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Coming of age gets a worldly and wise treatment in 'Food of Love'

The story of a first romance broadens to consider the workings of human destiny.

November 01, 2002|Kevin Thomas | Times Staff Writer

With "Food of Love," renowned Catalan writer-director Ventura Pons makes an impressive English-language debut in adapting esteemed novelist David Leavitt's "The Page Turner" to the screen. This subtle, sophisticated drama unfolds with a classic pebble-tossed-in-the-still-pond effect: It opens like a well-shaped vignette of first love only to broaden its scope to consider the intricate workings of human destiny, illuminated by multifaceted portrayals from its accomplished cast and set against the vibrant backgrounds of Barcelona and Manhattan.

It's a story Henry James might have told, had he dared, and it proceeds from a much-cherished James theme: the fate of innocents abroad. In this case they are a mother and son, Pamela Porterfield (Juliet Stevenson) and 18-year-old Paul (Kevin Bishop). An aspiring concert pianist, Paul was thrilled to be selected as page turner for his hero and role model, the world-famous Richard Kennington (Paul Rhys), when Kennington performed in San Francisco, Paul's hometown.

Some months later, Paul and Richard cross paths in Barcelona, where the pianist has just given a concert and intends to take a week off before returning home to Manhattan. Pamela has gone ahead with what had been intended as a family vacation, even though her marriage has unexpectedly broken up. High-strung and possessive, she begins to relax and regain her equilibrium with the advent of Richard, who takes mother and son to dinner every evening and encourages her shopping excursions and self-pampering. Meanwhile, Paul and Richard are supposedly off sightseeing but end up in Richard's hotel suite, in each other's arms.

Richard has accomplished the seduction of the virginal but willing Paul with considerate expertise -- and no false promises. Paul is a well-mannered and intelligent boy-next-door type. Approaching 40, Richard is not conventionally handsome but attractive, especially for his lack of pretense and considerable polish. When Richard realizes he is responding to Paul's love, he retreats but assures him that they will be able to see each other once Paul commences his studies at Juilliard.

What might well have been extended into the entire film, however, proves but a succinct prologue. Looming are Paul's discovery of what it takes to pursue an artistic career, of more romance and ultimately of mother and son, who hold surprises for each other and themselves.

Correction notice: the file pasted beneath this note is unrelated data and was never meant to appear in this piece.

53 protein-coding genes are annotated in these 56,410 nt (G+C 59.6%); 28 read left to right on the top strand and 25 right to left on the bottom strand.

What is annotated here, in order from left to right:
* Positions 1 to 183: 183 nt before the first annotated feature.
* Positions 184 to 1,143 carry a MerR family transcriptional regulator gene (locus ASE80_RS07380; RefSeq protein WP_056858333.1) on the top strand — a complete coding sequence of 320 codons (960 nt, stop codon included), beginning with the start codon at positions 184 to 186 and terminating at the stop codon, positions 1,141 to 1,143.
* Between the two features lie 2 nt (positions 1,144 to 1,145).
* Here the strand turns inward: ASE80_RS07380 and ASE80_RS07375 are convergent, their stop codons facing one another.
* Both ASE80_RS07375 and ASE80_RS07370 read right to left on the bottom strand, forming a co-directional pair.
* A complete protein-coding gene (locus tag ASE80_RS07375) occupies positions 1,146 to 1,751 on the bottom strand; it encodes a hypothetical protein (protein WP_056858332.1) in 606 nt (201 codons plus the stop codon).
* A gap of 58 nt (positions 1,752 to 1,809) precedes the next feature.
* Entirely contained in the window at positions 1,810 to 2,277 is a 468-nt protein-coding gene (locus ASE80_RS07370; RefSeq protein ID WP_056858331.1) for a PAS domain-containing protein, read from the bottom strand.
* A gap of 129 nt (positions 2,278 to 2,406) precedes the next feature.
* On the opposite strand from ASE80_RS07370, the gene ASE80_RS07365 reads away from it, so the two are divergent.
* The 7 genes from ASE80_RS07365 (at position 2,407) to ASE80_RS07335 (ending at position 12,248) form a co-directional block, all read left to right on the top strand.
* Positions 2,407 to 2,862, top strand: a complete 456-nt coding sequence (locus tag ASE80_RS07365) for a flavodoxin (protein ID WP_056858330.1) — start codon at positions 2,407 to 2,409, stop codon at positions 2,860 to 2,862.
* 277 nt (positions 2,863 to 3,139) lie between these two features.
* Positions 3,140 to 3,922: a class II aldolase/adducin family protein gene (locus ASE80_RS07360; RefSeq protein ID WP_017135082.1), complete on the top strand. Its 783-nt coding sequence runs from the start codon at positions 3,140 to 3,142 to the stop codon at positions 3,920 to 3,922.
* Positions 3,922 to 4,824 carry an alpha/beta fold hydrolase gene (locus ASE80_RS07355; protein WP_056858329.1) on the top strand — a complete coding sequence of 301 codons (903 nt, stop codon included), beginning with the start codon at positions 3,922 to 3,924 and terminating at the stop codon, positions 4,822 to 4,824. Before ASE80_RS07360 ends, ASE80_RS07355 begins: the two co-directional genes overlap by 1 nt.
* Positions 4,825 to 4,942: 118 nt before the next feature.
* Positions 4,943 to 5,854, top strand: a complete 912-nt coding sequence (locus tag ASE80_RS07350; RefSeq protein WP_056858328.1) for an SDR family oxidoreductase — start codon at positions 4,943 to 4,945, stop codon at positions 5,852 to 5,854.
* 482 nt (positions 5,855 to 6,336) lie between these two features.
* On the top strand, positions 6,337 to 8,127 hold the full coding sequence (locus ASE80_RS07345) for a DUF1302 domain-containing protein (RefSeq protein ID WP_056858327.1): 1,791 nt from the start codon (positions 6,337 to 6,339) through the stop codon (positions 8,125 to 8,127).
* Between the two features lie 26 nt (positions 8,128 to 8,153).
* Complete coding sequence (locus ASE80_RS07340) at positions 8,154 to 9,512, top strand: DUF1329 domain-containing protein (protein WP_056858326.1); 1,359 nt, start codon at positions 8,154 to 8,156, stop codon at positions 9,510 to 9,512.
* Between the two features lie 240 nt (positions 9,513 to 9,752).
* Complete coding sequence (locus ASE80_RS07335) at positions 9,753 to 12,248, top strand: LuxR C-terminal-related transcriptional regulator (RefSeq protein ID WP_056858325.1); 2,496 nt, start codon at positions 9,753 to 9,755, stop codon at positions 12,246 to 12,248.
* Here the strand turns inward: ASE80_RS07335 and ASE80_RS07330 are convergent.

The actors, especially Stevenson, give multifaceted portrayals. Allan Corduner's Mansourian, Kennington's powerful agent and longtime lover, is a worldly older man who has no scruples about protecting his own interests. If Mansourian is ultimately the liar in this tale, Geraldine McEwan's Novotna, Paul's piano teacher, is its admirably unsparing and blunt truth-teller. An elegant work, "Food of Love" is as consistently engaging as it is revealing.


'Food of Love'


Times guidelines: Complex adult situations, sexual themes but discreet presentation, some language.

Kevin Bishop...Paul Porterfield

Paul Rhys...Richard Kennington

Juliet Stevenson...Pamela Porterfield

Allan Corduner... Joseph Mansourian

Geraldine McEwan... Novotna

A TLA Releasing presentation of an ELS Films de la Rambla production in association with 42nd Street Productions and FFP Media Entertainment with the support of Eurimages. Writer-director-producer Ventura Pons. Based on the novel "The Page Turner" by David Leavitt. Executive producers Thomas Spieker & Michael Smeaton. Cinematographer Mario Montero. Editor Pere Abadal. Music Carles Cases. Art director Bel.Lo Torras. Set decorator Merce Pares. Running time:

1 hour, 52 minutes.

Exclusively at the Nuart, 11272 Santa Monica Blvd., West Los Angeles, through Thursday. (310) 473-8530.

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